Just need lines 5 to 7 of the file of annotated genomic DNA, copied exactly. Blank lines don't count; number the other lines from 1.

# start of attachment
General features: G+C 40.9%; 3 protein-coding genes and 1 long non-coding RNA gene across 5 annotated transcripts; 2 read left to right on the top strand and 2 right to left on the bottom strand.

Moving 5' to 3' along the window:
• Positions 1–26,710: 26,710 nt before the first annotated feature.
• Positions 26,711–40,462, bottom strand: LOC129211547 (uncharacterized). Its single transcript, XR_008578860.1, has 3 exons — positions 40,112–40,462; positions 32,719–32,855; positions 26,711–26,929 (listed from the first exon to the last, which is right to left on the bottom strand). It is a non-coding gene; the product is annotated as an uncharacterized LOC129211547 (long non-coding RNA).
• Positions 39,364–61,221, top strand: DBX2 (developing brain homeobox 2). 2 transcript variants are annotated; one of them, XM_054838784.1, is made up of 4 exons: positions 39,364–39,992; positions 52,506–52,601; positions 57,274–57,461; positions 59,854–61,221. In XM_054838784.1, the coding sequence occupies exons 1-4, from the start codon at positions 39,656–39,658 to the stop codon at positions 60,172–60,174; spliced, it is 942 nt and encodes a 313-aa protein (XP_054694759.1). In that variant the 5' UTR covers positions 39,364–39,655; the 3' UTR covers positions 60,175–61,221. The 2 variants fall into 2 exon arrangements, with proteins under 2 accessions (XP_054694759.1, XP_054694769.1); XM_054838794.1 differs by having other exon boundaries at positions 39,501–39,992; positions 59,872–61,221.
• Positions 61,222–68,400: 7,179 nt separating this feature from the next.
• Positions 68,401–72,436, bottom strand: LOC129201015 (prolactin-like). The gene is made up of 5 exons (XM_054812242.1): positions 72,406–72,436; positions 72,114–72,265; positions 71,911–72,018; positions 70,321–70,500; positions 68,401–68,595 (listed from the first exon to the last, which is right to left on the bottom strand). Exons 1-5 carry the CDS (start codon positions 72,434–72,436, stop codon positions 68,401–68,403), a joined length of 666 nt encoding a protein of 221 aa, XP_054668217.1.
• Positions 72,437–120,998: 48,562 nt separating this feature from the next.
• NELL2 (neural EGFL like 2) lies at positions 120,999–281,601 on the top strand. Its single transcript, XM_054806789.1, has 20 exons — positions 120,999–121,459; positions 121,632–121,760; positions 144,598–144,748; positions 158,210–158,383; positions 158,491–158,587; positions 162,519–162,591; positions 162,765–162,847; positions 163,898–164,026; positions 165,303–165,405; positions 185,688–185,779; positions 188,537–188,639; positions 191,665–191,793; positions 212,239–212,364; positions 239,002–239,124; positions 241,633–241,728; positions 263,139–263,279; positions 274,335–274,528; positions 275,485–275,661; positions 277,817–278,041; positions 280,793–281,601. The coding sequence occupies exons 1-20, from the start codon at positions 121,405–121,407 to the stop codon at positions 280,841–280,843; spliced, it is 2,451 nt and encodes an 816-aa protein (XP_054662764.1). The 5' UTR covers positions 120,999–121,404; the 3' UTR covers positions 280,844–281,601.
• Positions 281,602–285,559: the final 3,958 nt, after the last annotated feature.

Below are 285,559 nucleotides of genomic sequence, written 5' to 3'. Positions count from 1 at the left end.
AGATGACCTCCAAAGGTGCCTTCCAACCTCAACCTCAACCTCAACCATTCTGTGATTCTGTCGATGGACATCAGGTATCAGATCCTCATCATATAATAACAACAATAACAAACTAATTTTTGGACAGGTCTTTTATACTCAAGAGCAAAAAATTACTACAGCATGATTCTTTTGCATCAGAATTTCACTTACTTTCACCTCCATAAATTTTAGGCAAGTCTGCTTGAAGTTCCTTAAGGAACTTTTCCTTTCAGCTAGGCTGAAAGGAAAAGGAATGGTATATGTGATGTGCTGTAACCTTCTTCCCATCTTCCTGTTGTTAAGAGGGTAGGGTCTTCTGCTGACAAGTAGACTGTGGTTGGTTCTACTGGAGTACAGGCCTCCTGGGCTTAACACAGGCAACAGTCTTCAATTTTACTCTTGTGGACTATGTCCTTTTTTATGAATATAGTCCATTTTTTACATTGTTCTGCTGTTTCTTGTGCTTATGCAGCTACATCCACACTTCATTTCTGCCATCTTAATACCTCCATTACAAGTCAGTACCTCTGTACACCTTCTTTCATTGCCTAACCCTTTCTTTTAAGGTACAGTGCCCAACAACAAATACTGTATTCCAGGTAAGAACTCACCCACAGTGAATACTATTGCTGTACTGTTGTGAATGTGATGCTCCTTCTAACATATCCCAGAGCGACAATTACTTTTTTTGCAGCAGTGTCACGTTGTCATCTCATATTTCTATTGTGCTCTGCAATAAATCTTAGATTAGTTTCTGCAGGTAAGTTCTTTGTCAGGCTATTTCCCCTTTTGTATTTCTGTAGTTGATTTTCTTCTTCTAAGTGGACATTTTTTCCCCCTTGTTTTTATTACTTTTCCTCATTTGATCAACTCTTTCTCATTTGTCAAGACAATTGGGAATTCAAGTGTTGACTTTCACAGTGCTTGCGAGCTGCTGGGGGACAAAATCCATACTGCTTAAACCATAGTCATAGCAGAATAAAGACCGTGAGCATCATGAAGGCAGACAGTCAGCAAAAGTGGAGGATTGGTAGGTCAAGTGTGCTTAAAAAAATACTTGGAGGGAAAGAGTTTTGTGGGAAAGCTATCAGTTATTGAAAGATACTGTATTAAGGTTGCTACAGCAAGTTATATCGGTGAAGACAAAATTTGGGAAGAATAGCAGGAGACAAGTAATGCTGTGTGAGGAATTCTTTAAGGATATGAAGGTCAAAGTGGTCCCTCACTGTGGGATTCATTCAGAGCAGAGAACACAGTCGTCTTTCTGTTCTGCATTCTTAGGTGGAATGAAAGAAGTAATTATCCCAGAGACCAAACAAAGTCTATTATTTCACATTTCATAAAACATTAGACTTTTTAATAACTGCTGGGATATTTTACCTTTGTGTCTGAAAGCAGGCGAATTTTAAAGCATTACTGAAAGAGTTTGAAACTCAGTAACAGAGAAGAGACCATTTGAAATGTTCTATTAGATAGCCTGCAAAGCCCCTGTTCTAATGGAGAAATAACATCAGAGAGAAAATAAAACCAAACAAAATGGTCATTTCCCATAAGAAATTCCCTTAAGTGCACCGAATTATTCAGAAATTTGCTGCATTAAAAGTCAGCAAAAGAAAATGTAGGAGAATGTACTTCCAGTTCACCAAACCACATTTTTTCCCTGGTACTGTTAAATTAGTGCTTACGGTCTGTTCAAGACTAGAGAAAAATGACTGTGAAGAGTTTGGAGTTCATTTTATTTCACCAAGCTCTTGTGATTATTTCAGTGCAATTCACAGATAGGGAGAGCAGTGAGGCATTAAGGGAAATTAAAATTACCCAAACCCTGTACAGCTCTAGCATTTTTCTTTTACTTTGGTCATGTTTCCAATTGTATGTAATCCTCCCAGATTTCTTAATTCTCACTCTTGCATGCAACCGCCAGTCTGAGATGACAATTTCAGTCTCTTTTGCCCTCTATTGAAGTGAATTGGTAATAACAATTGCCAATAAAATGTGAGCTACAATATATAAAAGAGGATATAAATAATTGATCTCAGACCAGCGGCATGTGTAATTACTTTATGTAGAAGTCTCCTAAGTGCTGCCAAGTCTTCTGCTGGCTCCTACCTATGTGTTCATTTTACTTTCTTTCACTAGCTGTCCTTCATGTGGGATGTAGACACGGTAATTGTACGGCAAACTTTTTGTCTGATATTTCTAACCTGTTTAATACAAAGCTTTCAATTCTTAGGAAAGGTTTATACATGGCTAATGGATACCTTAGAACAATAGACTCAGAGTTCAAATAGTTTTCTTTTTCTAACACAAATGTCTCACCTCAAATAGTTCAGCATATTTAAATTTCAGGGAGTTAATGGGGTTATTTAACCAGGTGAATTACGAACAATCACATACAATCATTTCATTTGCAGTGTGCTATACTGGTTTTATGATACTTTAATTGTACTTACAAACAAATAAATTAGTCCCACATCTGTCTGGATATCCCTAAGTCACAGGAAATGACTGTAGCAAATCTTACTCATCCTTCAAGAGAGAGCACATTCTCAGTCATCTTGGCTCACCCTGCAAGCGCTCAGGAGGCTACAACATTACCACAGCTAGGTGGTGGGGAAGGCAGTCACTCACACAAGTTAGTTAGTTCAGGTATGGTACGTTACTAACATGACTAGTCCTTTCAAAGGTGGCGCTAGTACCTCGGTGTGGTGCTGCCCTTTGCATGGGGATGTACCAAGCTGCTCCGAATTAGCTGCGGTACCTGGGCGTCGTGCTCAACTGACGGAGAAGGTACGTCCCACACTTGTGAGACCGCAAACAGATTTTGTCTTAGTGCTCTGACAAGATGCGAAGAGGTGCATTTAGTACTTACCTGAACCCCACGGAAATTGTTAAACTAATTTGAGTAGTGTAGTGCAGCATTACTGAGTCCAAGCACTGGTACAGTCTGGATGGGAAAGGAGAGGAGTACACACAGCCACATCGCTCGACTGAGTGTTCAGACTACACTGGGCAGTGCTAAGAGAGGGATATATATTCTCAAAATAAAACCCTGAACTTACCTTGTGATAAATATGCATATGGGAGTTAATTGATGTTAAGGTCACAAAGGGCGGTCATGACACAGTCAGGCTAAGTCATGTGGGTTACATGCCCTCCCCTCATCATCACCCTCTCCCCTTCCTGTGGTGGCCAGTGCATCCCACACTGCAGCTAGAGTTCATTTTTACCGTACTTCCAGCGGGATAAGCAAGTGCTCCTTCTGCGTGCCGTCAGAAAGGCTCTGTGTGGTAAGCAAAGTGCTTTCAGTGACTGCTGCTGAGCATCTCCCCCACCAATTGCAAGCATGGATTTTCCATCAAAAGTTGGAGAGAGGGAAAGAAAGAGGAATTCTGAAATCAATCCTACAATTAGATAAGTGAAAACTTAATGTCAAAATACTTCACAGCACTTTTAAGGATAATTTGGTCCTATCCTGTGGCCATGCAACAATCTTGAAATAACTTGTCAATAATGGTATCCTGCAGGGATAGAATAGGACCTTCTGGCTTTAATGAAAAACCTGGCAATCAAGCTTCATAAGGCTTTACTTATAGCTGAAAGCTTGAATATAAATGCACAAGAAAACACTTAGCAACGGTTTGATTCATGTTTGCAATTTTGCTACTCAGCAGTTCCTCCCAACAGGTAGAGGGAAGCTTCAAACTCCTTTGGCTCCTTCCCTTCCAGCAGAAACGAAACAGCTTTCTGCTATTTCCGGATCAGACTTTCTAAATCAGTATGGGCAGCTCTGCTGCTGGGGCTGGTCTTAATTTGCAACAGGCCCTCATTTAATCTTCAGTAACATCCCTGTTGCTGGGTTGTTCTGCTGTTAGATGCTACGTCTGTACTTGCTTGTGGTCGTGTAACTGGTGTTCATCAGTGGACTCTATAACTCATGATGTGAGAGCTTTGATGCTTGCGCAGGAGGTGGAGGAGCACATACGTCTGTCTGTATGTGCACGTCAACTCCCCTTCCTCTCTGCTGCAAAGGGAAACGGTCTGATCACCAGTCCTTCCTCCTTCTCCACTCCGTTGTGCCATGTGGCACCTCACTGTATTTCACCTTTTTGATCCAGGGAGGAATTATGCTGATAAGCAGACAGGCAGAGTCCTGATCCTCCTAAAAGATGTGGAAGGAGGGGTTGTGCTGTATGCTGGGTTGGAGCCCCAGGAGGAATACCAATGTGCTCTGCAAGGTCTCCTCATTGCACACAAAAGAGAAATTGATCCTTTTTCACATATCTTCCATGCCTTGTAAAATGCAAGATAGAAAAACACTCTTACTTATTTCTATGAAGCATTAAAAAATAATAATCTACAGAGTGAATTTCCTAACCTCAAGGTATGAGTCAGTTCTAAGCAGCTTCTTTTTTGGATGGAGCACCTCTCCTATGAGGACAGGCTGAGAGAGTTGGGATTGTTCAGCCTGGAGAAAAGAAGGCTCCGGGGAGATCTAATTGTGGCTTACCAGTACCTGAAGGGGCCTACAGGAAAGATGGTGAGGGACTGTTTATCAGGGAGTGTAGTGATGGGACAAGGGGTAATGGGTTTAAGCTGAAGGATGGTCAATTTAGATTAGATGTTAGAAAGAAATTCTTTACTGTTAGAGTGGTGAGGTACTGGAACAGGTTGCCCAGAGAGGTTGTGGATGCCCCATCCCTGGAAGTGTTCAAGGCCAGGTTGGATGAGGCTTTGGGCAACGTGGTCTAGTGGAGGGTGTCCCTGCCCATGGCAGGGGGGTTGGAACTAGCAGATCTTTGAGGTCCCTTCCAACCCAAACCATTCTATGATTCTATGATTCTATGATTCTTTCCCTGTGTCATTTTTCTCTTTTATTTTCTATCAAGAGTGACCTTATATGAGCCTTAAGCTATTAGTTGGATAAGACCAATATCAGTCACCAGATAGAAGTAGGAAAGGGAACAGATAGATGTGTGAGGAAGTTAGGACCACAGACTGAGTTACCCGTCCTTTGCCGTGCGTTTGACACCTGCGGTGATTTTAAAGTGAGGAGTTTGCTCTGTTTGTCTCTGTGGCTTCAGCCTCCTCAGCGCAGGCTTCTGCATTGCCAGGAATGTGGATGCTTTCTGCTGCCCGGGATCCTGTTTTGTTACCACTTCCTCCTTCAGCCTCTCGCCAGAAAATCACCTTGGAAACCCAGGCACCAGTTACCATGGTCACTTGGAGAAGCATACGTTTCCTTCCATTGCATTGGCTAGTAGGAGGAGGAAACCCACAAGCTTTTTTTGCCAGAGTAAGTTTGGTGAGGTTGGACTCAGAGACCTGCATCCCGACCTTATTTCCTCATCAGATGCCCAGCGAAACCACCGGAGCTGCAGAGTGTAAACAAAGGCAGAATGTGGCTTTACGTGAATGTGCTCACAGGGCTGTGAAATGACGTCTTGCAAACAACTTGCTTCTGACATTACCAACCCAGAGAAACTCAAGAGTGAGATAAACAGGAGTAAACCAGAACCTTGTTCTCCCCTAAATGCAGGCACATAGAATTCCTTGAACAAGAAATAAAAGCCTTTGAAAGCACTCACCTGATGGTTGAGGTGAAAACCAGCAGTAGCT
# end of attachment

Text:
• Positions 39,364–61,221, top strand: DBX2 (developing brain homeobox 2). 2 transcript variants are annotated; one of them, XM_054838784.1, is made up of 4 exons: positions 39,364–39,992; positions 52,506–52,601; positions 57,274–57,461; positions 59,854–61,221. In XM_054838784.1, the coding sequence occupies exons 1-4, from the start codon at positions 39,656–39,658 to the stop codon at positions 60,172–60,174; spliced, it is 942 nt and encodes a 313-aa protein (XP_054694759.1). In that variant the 5' UTR covers positions 39,364–39,655; the 3' UTR covers positions 60,175–61,221. The 2 variants fall into 2 exon arrangements, with proteins under 2 accessions (XP_054694759.1, XP_054694769.1); XM_054838794.1 differs by having other exon boundaries at positions 39,501–39,992; positions 59,872–61,221.
• Positions 61,222–68,400: 7,179 nt separating this feature from the next.
• Positions 68,401–72,436, bottom strand: LOC129201015 (prolactin-like). The gene is made up of 5 exons (XM_054812242.1): positions 72,406–72,436; positions 72,114–72,265; positions 71,911–72,018; positions 70,321–70,500; positions 68,401–68,595 (listed from the first exon to the last, which is right to left on the bottom strand). Exons 1-5 carry the CDS (start codon positions 72,434–72,436, stop codon positions 68,401–68,403), a joined length of 666 nt encoding a protein of 221 aa, XP_054668217.1.